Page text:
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Bhojraj Singh Tomar vs Smt. Sheetal on 23 August, 2018

W.P. No. 6231/2017
(Dharmendra Singh Ors. Vs. The State of M.P.)

Gwalior, Dated 23/8/18
Shri Vikas Tikhe, learned counsel for the petitioner.
Shri R.K. Soni, learned counsel for the respondent.

The power of superintendence of this court under Article 227
of the Constitution is invoked to assail the interlocutory order
passed on 22/8/17 by Principal Judge, Family Court Morena in a
petition pending u/S. 6 of Hindu Minority and Guardianship Act,
1956 and section 25 of Guardians and Wards Act, 1890, granting
interim maintenance quantified at Rs. 2000/- to the minor
daughter aged about 15 years and Rs. 1500/- each to the two
sons aged about ten years, with further stipulation that the said
grant of maintenance shall be appropriated with the extent of any
order passed in regard to maintenance by any other court or any
other provision under the law.

Learned counsel for the petitioner primarily submits that in a
petition filed u/S. 125 CrPC by the wife/sole respondent herein
before Family Court at Agra in case No. 576/14, final order was
passed on 17/8/17 granting maintenance to the wife to the tune of
Rs. 2000/- per month and Rs. 1000/- to each of the three children
(total Rs. 5000/-).

Learned counsel for the petitioner further submits that the
impugned order has been passed without taking into account the
financial capacity of the petitioner. It is submitted that the
petitioner/husband is an agriculturist who earns not more than Rs.
7000-8000/- per month and thus shall be left with nothing if he is
compelled to pay both the amounts granted by the Family Court
Agra and Family Court Morena.


W.P. No. 6231/2017
(Dharmendra Singh Ors. Vs. The State of M.P.)

The impugned order has been passed subject to the
stipulation that amount of interim maintenance granted to the
children would be adjusted against any order of maintenance
passed earlier by any court of law and therefore, it is obvious that
so far as maintenance to the children is concerned the award
made vide impugned order is Rs. 5000/- as against only Rs. 3000/-
awarded to the children by the Family Court Agra u/S. 125 CrPC.
Consequently, the petitioner has to now pay an additional sum of
Rs. 2000/- for his children besides paying Rs. 2000/- for his wife in
terms of the order of Family Court, Agra.

The contention of learned counsel for the petitioner that
economic resources of the petitioner/husband has not been
considered, does not appear to be correct as the impugned order
clearly reveals the contentions of both sides were gone into where
wife alleged that the husband earns income of Rs. 20,000/- p.m.
apart from possessing 15 Bigha agricultural land. The reply of the
husband has also been taken into account where he has denied
the contention of wife and stated that he has only one and a half
Bigha agricultural land and thus finds it extremely difficult to even
make his own ends meet and therefore, is not in a position to pay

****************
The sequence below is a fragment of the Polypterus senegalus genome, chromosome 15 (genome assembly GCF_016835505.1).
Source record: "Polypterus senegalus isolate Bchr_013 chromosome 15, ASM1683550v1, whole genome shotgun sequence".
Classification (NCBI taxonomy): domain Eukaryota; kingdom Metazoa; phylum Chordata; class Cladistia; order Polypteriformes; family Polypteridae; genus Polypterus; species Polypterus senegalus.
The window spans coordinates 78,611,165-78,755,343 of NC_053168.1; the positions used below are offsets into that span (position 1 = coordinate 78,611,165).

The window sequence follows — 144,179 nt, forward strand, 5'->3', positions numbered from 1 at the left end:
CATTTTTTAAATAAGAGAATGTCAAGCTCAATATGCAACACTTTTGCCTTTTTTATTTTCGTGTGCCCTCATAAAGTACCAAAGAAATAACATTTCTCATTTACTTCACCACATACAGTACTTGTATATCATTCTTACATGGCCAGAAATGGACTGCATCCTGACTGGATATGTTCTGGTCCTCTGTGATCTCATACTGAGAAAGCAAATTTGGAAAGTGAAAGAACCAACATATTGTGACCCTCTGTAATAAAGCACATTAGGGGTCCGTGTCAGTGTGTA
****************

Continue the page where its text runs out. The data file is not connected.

This court would not like to comment upon the merits of the
claim and counter claim of the rival parties in view of the nature of
the impugned order being interim and not final.

As regards economic capacity suffice it to say that even if
the petitioner/husband is treated to be not having any income, the
principle adopted by the courts ordinarily is of taking notional
W.P. No. 6231/2017
(Dharmendra Singh Ors. Vs. The State of M.P.)

income. The division Bench of this court in the case of Smt. Rita
Bais Vs. Vishwapratap Singh Bais in F.A. No. 196/17 on 30/8/17
taking que from the principles behind fixation of minimum wages
under the Minimum Wages Act, arrived at a reasonable figure at
Rs. 100/- per day sufficient to sustain a child. The relevant portion
of the said judgment is reproduced below:-

“4. Thus the only question which now begs for an answer
is about the quantum of pendente lite maintenance

4.1. It is not denied that the respondent-husband is an
able bodied man who is legally responsible to maintain
his wife who has no source of livelihood.

4.2. This Court is of the considered view that from the
current standard of living and rising price index the
amount of compensation of Rs.4000/- per month is
deficient to sustain a woman as well as her infant child.

4.3. To prima facie ascertain the minimum essentials
required to allow an individual to survive and live a life of
dignity, this court deems it appropriate to seek guidance
from the Notification No. S.O.2413(E) dated 28th July,
2017 of the Ministry of Labour and Employment issued
under the Minimum Wages Act, 1948 prescribing
minimum rates of wages for unskilled Labourer as
Rs.350/- per day.

4.4. This Court is of the considered view that taking a
modest figure of Rs.200/- per day for the appellantwife
and Rs.100/- per day for her infant child would suffice to
enable them to sustain a life of dignity allowing them to
meet the requirement of necessity and a little bit of

5. Consequently, an amount of Rs.6,000/- per month for
wife and Rs.3,000/- per month for the child would be
reasonable pendente lite maintenance.”
Going by the above said reasonable criteria adopted by this
W.P. No. 6231/2017
(Dharmendra Singh Ors. Vs. The State of M.P.)

court, it does not appear that the amount of maintenance awarded
by the impugned order is in any manner unreasonable or

It is not the case of the petitioner/husband that he is
suffering from mental or physical incapacity. An able bodied
person who marries and procreates children is expected to
maintain his family members who are dependent upon him,
notwithstanding absence of source of livelihood.

Consequently, no case for interference is made out in the
absence of any transgression of jurisdictional limit by the court
below. The present petition stands dismissed.

(Sheel Nagu)

Digitally signed
Date: 2018.08.29
11:46:24 -07’00’

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